>There were quite a few all-correct entries this time but the sandgroping WINNER FOR APRIL 1997 IS: –
What proportion of American households buy no books?
- Quite high – 10-15%
- Based on the appearance of Infomercials it must be high – say 30% [Oh boy, have I got news for you two – Dr Bob]
- Some Americans have no money
- Do comics count as books?
- 100% because everybody knows the Gideons give the Holy Bible away, and since this is the only book required for life in modern American society, and given that all Americans are perfect economic rationalists, it follows that Americans see no need to buy a book.
What is the ratio of men to women who are killed by lightning?
7 to 1 – more men than women work outdoors and there are more male than female golfers, for example. Indeed in previous decades the proportion used to be higher still and it is now reducing.
- It varies, due to experimentation by God with his new life forms … “I wonder if the male ones conduct better than the female ones” [Dr Bob recalls berating a trade union official over a poster stating the fatal electric current to be 17 milliamps for men and 10 for women]
How many PhDs did McDonalds hire to work on the development of carrot sticks?
45 – and after all that work, at least in Australia, we never saw the carrot sticks – probably far too healthy.
- Too many – they should put them to work on making their fare edible.
- Carrots are stick shaped already, but perhaps a PhD would not notice this
What Shakespeare play begins with the words “Who’s there”?
- Julius Caesar – (the first draft)
- Knock Knock – A Comedie in Four Partes
- The Wreck of the Titanic
- Hmmm …. a tricky one. The Merry Wives of Windsor AND Hamlet both start this way. (OK, I cheated – http://www.cs.usyd.edu.au/~matty/Shakespeare/nsearch.cgi) [Dr Bob’s version has the first one starting “Sir Hugh, persuade me not”, although a Page(Within) soon says “Who’s there”. Of course he could have said “Who’s that without” then the answer could have been “A eunuch”, but Bill wrote on a higher level than that].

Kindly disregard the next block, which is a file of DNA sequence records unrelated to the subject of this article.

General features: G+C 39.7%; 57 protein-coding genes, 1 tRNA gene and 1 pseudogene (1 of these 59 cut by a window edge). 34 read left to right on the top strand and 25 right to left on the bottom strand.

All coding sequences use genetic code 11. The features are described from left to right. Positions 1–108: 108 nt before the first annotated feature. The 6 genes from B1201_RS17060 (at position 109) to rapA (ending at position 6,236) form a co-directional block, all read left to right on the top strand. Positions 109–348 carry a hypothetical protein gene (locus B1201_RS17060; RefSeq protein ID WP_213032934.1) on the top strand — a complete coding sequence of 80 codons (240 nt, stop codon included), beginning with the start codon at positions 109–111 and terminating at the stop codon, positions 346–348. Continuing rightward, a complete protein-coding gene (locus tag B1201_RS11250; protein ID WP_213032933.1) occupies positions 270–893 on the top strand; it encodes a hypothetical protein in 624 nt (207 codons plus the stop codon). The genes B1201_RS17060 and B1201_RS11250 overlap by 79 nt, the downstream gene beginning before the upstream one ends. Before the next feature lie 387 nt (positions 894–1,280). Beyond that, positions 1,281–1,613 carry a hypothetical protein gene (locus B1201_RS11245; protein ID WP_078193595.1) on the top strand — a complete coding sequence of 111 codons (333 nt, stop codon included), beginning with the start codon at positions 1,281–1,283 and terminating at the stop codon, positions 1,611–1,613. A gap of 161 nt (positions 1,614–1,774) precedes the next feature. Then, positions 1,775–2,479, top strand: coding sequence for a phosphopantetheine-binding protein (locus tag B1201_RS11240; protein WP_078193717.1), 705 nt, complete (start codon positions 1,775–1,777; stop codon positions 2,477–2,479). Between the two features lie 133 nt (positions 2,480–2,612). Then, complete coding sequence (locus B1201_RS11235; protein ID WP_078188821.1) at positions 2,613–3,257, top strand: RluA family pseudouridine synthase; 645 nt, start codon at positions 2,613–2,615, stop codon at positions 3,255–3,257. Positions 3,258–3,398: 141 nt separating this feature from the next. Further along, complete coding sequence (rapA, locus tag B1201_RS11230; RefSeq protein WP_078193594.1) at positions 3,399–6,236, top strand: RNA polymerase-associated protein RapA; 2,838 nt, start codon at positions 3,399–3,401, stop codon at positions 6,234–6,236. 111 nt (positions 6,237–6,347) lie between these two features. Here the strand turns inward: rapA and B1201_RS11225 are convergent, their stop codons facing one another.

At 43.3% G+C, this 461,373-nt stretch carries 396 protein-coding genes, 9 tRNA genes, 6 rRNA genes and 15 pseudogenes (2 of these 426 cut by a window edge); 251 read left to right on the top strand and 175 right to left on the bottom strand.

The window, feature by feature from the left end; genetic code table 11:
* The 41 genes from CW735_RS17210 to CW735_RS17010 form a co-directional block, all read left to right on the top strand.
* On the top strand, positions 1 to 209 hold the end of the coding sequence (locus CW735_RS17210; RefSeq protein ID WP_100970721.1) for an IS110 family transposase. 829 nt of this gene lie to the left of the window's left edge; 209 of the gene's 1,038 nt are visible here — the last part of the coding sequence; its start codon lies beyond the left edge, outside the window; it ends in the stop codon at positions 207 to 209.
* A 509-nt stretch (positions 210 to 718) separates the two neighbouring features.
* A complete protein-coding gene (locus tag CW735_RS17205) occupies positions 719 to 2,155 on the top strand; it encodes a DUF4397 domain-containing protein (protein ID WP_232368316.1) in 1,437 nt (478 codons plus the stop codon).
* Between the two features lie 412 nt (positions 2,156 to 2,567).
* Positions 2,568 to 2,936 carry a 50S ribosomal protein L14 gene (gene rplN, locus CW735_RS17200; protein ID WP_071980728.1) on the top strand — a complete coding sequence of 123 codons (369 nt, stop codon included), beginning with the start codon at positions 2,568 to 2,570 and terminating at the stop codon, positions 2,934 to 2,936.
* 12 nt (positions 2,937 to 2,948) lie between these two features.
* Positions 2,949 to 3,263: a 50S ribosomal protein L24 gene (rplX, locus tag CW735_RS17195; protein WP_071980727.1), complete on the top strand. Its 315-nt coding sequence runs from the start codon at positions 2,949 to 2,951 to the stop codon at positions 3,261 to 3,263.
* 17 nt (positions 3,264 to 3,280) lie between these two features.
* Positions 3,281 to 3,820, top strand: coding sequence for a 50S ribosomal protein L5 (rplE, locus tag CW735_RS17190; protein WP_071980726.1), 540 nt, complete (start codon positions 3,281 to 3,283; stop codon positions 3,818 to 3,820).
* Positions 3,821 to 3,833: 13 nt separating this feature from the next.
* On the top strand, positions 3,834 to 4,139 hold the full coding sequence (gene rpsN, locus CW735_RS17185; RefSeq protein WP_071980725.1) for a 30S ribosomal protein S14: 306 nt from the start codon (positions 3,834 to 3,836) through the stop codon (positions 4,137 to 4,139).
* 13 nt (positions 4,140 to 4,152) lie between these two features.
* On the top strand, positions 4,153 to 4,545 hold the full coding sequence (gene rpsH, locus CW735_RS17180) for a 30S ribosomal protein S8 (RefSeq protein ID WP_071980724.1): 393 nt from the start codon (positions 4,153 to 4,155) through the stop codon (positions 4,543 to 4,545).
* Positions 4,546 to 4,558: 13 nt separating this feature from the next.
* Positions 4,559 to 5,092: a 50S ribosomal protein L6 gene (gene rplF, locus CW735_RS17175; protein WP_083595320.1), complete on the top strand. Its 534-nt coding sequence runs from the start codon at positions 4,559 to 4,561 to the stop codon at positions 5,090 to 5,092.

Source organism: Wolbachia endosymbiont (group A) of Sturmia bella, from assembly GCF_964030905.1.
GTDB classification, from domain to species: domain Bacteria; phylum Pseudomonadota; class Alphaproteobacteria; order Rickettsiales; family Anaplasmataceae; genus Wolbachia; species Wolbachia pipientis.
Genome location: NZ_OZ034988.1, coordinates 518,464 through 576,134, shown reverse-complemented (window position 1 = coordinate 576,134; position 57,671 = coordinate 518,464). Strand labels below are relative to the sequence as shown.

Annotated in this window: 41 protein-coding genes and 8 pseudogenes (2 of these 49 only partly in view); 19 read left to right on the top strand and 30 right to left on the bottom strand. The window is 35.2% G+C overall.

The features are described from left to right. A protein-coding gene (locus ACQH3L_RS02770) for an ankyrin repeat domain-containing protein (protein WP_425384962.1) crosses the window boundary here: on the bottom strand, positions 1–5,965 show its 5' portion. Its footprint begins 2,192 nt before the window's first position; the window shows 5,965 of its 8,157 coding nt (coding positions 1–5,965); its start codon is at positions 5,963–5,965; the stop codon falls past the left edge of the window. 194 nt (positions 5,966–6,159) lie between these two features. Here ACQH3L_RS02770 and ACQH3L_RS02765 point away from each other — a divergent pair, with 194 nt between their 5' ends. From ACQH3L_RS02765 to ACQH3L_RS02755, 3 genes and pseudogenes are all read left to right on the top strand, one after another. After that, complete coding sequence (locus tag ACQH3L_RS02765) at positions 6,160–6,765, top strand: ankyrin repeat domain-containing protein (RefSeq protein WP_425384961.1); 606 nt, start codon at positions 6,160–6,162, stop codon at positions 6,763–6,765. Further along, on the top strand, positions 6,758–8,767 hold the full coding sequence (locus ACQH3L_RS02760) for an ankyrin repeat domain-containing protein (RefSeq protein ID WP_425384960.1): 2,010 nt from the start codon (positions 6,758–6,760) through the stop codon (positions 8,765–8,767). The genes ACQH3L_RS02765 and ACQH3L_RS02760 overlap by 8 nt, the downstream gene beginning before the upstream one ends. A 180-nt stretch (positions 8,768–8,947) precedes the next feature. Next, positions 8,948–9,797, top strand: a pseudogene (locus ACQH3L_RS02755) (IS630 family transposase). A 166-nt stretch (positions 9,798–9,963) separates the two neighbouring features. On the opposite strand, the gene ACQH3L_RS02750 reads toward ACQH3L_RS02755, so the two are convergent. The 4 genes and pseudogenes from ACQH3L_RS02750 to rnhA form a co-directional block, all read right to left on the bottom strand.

How was the Moon formed?
Of the four basic choices – captured, formed at same time, spun off, accreted from impact debris – the fourth is the most likely. Gravity is too weak to capture a passing Moon, simultaneous formation does not go well in models, and the maths is also all wrong for spinning off a glob of material; but the chemical composition of the Moon well fits the concept that something heavy hit the young Earth, scattering much debris into space, much of which then accreted into a separate body.
- Where do you think all the uneaten cheese ends up?
- As part of a snooker set to go with Mars, Venus and some black holes
- Haven’t you read Genesis chapter 1? [Yes I have – quite a lot]
- It was built by aliens so they could hide behind it so as not to be seen by intelligent life (excluding those who buy no books)